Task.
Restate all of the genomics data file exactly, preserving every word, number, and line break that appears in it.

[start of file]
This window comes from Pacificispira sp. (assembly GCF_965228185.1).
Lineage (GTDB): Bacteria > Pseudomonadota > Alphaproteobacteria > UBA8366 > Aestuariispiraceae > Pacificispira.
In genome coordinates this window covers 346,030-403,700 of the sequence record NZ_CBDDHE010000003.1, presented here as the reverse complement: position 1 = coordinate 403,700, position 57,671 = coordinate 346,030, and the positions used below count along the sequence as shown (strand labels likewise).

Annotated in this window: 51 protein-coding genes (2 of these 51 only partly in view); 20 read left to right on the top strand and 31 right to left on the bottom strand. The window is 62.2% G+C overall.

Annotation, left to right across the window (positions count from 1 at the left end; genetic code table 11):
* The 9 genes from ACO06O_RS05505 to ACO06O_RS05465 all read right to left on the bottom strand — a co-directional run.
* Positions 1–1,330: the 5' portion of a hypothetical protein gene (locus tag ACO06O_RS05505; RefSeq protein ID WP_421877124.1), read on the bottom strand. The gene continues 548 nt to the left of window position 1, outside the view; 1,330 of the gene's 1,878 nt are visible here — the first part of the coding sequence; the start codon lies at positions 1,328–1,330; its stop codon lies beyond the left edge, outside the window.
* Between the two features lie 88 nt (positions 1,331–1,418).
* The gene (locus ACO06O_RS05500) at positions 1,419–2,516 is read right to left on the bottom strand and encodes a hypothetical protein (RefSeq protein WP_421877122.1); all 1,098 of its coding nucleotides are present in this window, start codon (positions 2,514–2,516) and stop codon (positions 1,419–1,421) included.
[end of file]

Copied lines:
This window comes from Pacificispira sp. (assembly GCF_965228185.1).
Lineage (GTDB): Bacteria > Pseudomonadota > Alphaproteobacteria > UBA8366 > Aestuariispiraceae > Pacificispira.
In genome coordinates this window covers 346,030-403,700 of the sequence record NZ_CBDDHE010000003.1, presented here as the reverse complement: position 1 = coordinate 403,700, position 57,671 = coordinate 346,030, and the positions used below count along the sequence as shown (strand labels likewise).

Annotated in this window: 51 protein-coding genes (2 of these 51 only partly in view); 20 read left to right on the top strand and 31 right to left on the bottom strand. The window is 62.2% G+C overall.

Annotation, left to right across the window (positions count from 1 at the left end; genetic code table 11):
* The 9 genes from ACO06O_RS05505 to ACO06O_RS05465 all read right to left on the bottom strand — a co-directional run.
* Positions 1–1,330: the 5' portion of a hypothetical protein gene (locus tag ACO06O_RS05505; RefSeq protein ID WP_421877124.1), read on the bottom strand. The gene continues 548 nt to the left of window position 1, outside the view; 1,330 of the gene's 1,878 nt are visible here — the first part of the coding sequence; the start codon lies at positions 1,328–1,330; its stop codon lies beyond the left edge, outside the window.
* Between the two features lie 88 nt (positions 1,331–1,418).
* The gene (locus ACO06O_RS05500) at positions 1,419–2,516 is read right to left on the bottom strand and encodes a hypothetical protein (RefSeq protein WP_421877122.1); all 1,098 of its coding nucleotides are present in this window, start codon (positions 2,514–2,516) and stop codon (positions 1,419–1,421) included.